This technique can be used on film as well as TV series, an example would be DC’s The Dark Knight, one of the most popular Batman films to date, staring both Heath Ledger and The Joker, Micheal Cane and Alfred and Christian Bale as Batman. We see that a lot of the shots are more stable than The Walking Dead and Brooklyn Nine-Nine, however some scenes use ‘hand-held’ camera to emerge the viewers, like I said before. However the filming was limited due to Warner Bros recording with IMAX camera, which meant they could only record between 30 seconds and two minutes, meaning filming could be challenging if mistakes were made. Additionally due to a large budget lighting was key too, one particular scene where lighting was used very well was the cell scene between the Joker and Batman- at first we can just able make out the Joker’s iconic makeup and the Commissioner’s facial feature, this is down to the dull ceiling lights, but then bright lights are turned on when Batman enters the scene, this could be symbolic- Batman is the light in the dark time in Gotham. In this scene too we also hear non-diegetic music, of an instrument getting higher in pitch implying that the tension and angry is building between both of these characters. This movie does a very good job on emerging the audience; the single camera technique does this film justice in the sense of making the viewers feel like they are in that scene. Close-ups are often used to see the raw emotion on each of their faces, and see how terrifying the Joker’s makeup has become, telling the audience that this is the Joker at his scariest moment, that and you can see the positive emotion on his face whilst Batman is interrogating him. What makes a film different to a TV series is that it is seen in one long sitting usually lasting between an hour or two and a half hours, whereas a TV series tells a story though several episodes lasting between half and hour to an hour. The Dark Knight’s duration is 2 hours and 32 minutes, yet is very short compared to The Walking Dead considering each episode is an hour long with about 14 episodes each series.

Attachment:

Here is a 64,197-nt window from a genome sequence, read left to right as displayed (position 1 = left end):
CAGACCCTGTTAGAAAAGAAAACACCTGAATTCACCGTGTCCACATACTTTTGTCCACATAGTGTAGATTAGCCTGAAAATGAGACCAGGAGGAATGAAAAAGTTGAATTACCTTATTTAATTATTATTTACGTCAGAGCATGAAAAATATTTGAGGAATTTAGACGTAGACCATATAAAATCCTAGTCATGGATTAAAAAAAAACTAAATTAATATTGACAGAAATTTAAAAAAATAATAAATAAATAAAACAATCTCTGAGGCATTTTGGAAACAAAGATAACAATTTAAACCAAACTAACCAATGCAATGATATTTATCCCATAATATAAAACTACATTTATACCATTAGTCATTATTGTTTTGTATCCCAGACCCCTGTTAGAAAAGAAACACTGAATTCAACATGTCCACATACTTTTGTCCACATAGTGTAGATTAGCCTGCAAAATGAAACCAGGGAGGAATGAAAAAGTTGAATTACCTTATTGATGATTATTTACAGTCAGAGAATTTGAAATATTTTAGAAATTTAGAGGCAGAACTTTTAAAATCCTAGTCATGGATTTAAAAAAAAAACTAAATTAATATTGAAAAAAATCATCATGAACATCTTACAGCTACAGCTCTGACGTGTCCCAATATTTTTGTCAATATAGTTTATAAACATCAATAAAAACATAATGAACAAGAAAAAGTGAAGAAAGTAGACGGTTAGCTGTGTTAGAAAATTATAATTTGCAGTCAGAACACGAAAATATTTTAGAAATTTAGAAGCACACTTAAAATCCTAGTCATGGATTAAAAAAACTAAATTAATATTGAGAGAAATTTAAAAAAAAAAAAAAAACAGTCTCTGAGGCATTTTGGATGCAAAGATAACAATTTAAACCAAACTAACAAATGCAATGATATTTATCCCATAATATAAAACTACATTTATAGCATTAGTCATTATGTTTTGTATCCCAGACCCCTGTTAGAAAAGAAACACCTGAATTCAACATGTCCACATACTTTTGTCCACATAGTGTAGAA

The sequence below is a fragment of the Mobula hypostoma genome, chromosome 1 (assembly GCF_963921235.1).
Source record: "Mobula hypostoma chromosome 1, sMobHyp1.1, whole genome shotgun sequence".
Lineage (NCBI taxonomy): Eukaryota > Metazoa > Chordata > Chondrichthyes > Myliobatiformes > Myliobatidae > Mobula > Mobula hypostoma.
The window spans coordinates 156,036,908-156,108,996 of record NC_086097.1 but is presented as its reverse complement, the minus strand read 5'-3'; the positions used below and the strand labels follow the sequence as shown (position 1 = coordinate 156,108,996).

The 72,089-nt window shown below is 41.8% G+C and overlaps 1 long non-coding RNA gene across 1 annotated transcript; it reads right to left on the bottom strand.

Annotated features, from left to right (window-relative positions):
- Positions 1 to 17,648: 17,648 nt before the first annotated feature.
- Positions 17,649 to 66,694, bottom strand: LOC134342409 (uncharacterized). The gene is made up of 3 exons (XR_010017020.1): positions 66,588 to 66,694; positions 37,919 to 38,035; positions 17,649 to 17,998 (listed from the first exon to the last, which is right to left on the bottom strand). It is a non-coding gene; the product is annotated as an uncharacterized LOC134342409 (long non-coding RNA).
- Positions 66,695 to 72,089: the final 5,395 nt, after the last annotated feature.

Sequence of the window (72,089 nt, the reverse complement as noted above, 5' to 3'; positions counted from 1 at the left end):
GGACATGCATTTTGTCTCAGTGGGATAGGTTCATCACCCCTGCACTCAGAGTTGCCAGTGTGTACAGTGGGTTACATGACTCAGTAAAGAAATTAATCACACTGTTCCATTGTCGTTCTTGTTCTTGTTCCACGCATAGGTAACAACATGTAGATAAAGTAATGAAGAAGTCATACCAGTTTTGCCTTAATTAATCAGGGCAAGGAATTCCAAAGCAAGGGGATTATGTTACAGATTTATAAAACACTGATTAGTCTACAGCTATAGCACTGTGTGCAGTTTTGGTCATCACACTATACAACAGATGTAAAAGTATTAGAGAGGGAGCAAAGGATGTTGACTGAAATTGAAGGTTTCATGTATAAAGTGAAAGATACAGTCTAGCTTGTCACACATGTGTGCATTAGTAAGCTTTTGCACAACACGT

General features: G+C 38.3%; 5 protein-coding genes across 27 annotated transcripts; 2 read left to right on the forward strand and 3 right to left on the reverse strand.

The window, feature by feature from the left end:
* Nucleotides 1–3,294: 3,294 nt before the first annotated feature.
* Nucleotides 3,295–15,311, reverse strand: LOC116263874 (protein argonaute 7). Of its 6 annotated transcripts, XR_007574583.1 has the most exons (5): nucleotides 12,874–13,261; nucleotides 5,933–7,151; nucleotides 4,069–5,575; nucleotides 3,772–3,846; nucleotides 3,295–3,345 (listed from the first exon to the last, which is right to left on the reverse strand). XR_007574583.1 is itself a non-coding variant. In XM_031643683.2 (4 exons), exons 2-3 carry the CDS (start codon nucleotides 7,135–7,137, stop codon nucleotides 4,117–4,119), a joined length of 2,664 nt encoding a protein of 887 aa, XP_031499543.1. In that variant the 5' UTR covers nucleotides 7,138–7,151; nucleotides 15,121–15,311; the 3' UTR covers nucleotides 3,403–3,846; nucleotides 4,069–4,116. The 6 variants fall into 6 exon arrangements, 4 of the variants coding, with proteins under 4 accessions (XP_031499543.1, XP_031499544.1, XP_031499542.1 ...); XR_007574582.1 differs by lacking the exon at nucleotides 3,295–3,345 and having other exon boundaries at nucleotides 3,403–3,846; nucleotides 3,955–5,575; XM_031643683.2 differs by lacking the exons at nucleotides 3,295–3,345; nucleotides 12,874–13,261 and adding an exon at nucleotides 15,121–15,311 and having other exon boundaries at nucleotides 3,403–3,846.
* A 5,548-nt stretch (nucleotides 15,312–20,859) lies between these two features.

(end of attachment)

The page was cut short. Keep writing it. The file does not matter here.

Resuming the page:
Lastly, The Midnight Beast. This show was originally a YouTube comedy channel that had hits such as ‘Tik Tok Parody’ and ‘Dead Granny’ featuring Kevin Hart and Ice Cube, however the group made their own TV series on Comedy Central UK. The Midnight Beast are mainly known for their parody music videos, but almost all of their music videos have the same camera technique which is a field curvature lens, where the video curves around and the appearance is almost magnified near the centre. When first starting out the band didn’t use much lighting, however when they got their TV comedy series, various different lights were used when recording such as ring lights, strobe lights and focusing on the foreground rather than lighting the background like their old videos where it was more mise en scene. Much like Brooklyn Nine-Nine, they do try to use comedic timing to their advantage, but instead on zooming in on character expressions, is awkward pauses in their music (diegetic sound).

Overall we can see that the single camera technique is very effective when it comes to connecting to the audience and feeling as if they were in that scene, but it also helps with budgeting and production time, however it does make it difficult when controlling the lighting because each scene has to be redone. We can also see similarities between both single camera and multi camera- the doesn’t usually effect the shot (unless it’s a close up of someone talking directly at the camera, like the Midnight Beast or Steven Yeun in the Walking Dead photo I showed), then the sound is centre and not drifting off/ moving from each ear. Furthermore building a scene would be the same due to us seeing the scene when the viewer or character enters the scene, as well as taking multiple shots at the same time. I do feel that out of these four examples, The Walking Dead embraces this technique the most as it builds up the tension of living in a dangerous situation as well as capturing the different emotions of each character.